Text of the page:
Wind erosion risk mapped in first ever pan-European assessment
Soil erosion by wind is, to a certain extent, a natural process that has always played a role in shaping the land. However, human activities which affect soil are accelerating wind erosion, particularly some agricultural practices, such as overgrazing of pasture or leaving cultivated land to lie fallow for extended periods. Erosion removes the soil richest in organic matter and nutrients and causes permanent damage to the land, which makes it difficult to farm in future. It can also affect built infrastructure, for example, if soil blows onto railway tracks.
This study assessed the susceptibility of land to wind erosion across the EU-28, plus Albania, Bosnia and Herzegovina, the Former Yugoslav Republic of Macedonia, Kosovo, Montenegro, Norway, Serbia and Switzerland. Risk was assessed based on three important factors that lead to erosion:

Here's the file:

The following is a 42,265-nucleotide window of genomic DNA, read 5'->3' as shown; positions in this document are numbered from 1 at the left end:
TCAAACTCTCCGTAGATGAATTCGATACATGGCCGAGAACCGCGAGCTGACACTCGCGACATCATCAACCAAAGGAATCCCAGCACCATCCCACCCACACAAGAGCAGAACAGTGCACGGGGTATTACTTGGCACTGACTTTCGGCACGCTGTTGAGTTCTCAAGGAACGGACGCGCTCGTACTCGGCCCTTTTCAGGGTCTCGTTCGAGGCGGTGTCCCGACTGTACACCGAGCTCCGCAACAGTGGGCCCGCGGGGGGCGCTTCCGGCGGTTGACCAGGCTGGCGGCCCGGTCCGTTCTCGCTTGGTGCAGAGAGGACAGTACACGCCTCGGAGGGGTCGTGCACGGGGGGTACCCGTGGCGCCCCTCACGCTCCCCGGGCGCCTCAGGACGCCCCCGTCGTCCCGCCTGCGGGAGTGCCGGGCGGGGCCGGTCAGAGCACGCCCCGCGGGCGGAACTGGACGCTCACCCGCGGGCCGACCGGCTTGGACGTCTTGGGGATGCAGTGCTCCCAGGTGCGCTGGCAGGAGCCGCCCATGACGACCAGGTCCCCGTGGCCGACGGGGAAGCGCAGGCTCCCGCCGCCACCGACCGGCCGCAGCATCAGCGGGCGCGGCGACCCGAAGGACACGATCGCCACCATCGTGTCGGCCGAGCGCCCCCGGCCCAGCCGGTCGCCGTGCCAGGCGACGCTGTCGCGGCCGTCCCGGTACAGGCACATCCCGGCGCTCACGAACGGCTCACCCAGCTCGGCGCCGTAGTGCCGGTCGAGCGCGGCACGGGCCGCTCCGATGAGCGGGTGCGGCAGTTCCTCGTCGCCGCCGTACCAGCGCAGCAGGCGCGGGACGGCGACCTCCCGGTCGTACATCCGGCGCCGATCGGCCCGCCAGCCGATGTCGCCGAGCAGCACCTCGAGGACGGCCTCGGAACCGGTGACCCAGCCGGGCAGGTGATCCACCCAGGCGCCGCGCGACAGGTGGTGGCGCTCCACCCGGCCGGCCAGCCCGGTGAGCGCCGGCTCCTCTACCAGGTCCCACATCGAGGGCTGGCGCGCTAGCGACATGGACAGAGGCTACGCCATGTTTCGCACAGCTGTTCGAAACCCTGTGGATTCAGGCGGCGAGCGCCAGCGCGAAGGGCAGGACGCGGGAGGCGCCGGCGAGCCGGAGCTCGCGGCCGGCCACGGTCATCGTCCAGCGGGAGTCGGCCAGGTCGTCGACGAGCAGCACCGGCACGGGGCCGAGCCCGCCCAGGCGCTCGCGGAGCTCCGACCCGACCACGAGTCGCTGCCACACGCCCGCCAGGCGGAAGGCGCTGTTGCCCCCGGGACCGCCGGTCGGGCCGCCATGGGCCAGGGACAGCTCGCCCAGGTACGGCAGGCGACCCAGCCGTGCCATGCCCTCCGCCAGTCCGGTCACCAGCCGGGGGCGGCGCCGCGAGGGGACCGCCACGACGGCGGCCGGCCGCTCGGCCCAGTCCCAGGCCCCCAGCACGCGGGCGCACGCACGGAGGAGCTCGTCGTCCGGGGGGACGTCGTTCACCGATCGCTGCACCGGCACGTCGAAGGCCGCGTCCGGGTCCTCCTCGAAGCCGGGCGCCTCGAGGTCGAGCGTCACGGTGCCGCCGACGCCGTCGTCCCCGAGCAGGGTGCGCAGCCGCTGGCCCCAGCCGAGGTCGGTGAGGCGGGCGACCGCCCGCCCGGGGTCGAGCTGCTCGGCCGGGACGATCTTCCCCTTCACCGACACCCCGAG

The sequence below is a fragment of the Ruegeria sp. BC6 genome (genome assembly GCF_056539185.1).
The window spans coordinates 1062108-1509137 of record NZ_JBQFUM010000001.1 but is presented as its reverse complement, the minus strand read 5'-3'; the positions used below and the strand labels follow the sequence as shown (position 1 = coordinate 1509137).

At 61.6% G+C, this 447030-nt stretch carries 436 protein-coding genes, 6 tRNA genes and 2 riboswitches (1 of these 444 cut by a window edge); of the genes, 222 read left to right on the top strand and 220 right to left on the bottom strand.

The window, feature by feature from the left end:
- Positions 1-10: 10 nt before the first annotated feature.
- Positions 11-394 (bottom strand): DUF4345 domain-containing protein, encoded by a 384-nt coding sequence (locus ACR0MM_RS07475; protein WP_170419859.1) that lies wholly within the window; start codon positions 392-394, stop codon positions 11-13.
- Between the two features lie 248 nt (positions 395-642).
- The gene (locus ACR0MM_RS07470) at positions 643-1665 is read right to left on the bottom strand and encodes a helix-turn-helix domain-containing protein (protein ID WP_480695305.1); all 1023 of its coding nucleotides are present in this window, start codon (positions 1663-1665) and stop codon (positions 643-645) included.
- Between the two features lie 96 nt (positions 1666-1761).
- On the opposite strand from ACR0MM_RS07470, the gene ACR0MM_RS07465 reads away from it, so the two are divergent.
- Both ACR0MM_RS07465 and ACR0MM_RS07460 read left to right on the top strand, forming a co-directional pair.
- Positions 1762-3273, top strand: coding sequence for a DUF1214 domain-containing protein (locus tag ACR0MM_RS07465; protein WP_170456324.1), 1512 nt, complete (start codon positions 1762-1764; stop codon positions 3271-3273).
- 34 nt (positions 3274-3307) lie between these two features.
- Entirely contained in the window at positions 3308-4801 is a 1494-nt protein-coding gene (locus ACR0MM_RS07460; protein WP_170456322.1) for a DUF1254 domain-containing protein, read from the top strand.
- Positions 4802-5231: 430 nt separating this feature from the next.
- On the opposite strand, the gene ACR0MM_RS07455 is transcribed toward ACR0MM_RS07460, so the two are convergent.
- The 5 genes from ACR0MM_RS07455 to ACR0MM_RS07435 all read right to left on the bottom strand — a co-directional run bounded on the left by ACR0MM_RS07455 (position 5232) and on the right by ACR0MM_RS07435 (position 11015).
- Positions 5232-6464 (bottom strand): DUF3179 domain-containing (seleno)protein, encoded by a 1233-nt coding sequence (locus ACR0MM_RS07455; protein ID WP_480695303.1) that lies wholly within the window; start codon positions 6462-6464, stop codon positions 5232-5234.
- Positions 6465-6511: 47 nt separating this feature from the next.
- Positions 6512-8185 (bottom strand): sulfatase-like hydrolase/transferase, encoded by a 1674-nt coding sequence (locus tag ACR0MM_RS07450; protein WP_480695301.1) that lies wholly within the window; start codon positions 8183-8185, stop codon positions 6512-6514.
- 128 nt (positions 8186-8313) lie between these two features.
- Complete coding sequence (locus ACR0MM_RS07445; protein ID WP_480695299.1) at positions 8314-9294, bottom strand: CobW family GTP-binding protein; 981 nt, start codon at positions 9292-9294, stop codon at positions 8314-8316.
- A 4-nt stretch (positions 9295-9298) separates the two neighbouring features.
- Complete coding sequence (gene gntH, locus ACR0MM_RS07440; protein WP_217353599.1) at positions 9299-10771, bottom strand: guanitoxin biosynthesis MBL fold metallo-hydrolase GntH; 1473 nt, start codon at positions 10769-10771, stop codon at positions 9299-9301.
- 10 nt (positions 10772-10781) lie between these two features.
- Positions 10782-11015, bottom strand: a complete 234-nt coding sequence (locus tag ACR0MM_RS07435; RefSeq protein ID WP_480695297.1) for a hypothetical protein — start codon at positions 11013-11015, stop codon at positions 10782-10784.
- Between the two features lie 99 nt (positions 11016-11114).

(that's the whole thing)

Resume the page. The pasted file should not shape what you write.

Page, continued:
1) Climate - particularly wind speed and factors which increase topsoil moisture content (as more moisture reduces erosion risk).
2) Soil type - the researchers calculated the proportion of soil that is erodible, based on factors including soil and clay content.
3) Land use - the researchers calculated the percentage of land covered by vegetation and the ‘roughness’ of the land, as plants and rough terrain reduce erosion risk.